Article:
It has always amazed me to see how ruthlessly orchard growers purge their fields once the trees have stopped producing as they had in previous years. Even when the trees seem fairly young as these do. But this kind of husbandry is wise and farsighted. They know what the land can do, and what changes it needs to continue to be fruitful.
In their practice I can see my own pruning methods as I have edited my work over the years. I used to call it the ‘sticky finger’ approach. That is; whenever I paged through stacks of prints (back in the 60’s and 70’s and 80’s I printed like crazy – thus my 50,000 prints that I recently went to New York to sign for the sale of the archive) and so while reviewing prints, whenever I came across a photograph which, for whatever reason, refused to go quietly into the ‘Out’ pile, although sometimes it did so on a first cut, but then, somehow, it worked its way back into the mix of the ‘In’ pile, because each time I saw it, it ‘stuck to my fingers,’ as if it was telling me, wait a minute, you don’t get me yet, there is something here beyond your understanding at this time.
So I held on to those quirky images until either I caught up to what they were saying, or, by pinning them to the wall over my desk so as to catch my roving eye while speaking on the phone, or while daydreaming, I finally got their message.
Whatever the case, hard cutting is necessary for future growth, be it an orchard or a body of work.
Early Silent Night
Looking down on a small town often lets me feel the ‘sense of place’ that gives a locality its identity. Bonnieux has that quality; the butcher, the bakery, the newsstand, the market, the city hall, the church, all these basics set in an almost storybook perfection in a landscape of simple beauty. It is immensely fulfilling.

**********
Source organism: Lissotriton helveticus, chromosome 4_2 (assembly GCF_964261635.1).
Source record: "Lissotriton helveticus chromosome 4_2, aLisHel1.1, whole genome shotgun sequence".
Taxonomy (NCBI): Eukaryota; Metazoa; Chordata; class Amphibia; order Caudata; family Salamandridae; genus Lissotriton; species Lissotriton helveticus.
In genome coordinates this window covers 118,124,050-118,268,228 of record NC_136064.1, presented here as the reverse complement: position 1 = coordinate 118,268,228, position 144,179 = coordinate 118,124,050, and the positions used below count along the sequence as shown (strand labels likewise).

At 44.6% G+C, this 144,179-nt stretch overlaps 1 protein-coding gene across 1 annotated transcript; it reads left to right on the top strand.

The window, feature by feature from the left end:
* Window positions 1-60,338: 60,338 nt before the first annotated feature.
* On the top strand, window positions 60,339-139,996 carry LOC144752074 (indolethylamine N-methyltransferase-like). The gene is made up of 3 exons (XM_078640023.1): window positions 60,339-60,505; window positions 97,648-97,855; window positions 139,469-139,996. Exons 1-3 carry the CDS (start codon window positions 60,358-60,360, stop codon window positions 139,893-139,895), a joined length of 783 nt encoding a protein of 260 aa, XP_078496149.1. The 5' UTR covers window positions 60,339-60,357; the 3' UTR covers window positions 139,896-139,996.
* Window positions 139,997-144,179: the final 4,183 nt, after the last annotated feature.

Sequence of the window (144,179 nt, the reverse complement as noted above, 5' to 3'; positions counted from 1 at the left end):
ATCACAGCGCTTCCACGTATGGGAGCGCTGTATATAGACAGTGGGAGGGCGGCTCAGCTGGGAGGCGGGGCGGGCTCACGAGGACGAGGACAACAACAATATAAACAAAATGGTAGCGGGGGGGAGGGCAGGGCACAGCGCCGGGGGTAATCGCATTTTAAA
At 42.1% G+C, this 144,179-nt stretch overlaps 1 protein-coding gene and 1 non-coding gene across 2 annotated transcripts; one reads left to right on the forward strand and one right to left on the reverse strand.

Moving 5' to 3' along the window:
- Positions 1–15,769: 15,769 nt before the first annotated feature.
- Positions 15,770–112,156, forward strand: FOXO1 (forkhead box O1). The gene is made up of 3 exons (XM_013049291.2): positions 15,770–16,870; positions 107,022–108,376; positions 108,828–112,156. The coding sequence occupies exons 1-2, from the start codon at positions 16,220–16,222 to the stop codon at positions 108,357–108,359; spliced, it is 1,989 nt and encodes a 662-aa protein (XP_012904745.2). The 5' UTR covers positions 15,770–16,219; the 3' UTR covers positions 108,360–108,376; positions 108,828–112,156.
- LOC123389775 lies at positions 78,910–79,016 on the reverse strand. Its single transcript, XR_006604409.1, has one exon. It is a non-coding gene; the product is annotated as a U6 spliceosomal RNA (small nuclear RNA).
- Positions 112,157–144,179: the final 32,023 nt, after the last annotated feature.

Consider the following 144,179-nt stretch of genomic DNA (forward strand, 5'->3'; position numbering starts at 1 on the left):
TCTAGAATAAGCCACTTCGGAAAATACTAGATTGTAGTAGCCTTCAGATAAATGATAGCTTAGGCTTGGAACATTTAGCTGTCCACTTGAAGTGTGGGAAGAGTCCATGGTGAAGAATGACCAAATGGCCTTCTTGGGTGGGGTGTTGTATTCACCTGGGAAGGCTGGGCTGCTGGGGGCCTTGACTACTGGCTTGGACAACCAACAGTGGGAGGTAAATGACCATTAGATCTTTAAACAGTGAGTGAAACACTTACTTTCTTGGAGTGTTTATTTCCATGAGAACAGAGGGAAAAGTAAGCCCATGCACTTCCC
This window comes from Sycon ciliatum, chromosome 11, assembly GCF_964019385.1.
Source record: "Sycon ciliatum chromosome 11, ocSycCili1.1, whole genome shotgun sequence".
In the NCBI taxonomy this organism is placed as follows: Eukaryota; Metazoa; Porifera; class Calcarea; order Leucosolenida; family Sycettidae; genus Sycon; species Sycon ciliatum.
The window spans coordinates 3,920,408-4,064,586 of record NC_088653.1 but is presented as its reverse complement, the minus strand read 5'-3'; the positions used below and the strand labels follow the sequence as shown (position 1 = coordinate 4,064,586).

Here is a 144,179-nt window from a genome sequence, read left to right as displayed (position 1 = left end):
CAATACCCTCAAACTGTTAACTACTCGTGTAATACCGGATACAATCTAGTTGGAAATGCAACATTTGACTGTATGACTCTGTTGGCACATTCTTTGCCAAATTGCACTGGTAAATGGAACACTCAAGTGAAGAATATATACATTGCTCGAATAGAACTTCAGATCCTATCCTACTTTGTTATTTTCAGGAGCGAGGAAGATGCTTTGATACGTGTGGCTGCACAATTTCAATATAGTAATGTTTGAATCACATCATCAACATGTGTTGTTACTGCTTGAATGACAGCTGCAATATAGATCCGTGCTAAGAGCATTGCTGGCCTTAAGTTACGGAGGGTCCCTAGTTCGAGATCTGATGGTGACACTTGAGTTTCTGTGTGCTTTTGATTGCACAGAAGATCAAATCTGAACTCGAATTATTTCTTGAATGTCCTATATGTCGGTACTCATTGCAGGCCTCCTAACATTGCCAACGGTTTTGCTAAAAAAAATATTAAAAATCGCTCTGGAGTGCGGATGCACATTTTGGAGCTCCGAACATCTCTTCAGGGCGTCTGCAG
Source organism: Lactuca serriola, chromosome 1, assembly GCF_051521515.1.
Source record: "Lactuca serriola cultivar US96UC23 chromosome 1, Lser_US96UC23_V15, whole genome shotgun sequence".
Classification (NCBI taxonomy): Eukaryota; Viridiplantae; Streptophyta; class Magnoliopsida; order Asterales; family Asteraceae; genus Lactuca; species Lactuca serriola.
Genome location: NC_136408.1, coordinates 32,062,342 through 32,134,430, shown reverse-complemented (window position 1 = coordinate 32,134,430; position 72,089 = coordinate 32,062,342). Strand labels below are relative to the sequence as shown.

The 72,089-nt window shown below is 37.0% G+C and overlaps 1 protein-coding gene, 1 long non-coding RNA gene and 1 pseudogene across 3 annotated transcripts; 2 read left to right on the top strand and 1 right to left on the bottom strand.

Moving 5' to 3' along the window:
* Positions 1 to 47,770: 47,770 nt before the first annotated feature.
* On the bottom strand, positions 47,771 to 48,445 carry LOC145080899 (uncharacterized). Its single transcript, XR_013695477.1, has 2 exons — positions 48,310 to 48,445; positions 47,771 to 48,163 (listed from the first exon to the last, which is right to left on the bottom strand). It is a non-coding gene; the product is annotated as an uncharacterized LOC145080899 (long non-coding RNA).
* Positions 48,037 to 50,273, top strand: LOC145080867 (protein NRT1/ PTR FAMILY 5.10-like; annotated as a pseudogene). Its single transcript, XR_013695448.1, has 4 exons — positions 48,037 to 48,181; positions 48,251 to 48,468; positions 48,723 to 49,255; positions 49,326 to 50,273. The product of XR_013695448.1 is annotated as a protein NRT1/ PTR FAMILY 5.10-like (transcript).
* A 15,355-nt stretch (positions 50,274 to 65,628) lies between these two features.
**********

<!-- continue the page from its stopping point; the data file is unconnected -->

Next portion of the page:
We have all done this, I know. And I don’t often like to try to find figures in clouds, or patterns and faces in shadows, or other potential sources. So when Maggie and I went to Bagno Vignoni – a Roman bath town nearby – for a lunch and a lie down under the Linden trees; because this was the time of year that Linden trees let out a perfume that is like syrup in the air, and it had become a 20 year, mid-June, ritual of ours to make this pilgrimage. So I was surprised, while looking up into the trees, to be reminded of the paintings of Giuseppe Arcimboldo.
I’m sure you have seen these famous paintings of fruits, vegetables, animals, woodland plants and flowers, etc. But there we were, under the animated spirits of the trees, and with a contented, post lunch dreaminess, we watched the spirits emerge.
Nature and Culture
Ah, Nature and Culture. Hand in hand they march together, constantly surprising us by their affinities, incongruities, dimensions, choice of habitat, and simple will to defy all expectations. Sounds a lot like photography to me. So when I came upon this bunker-like window, along the street of a tiny borgo of just a few houses, it stopped me in my tracks.
How did this get there? Was it by human hand? Or was it a volunteer seed dropped by a bird, or shat out and pre-fertilized and grew into this lovingly embracing, but prickly plant. And though when I see this, and make a photograph of it, what really comes to mind instead of merely a big print, is a vision of it in a grand scale, on a plaza somewhere, or in a big white box space of a museum. It looks so formidable and dangerous, and also playful and funny.
So many things to see in things.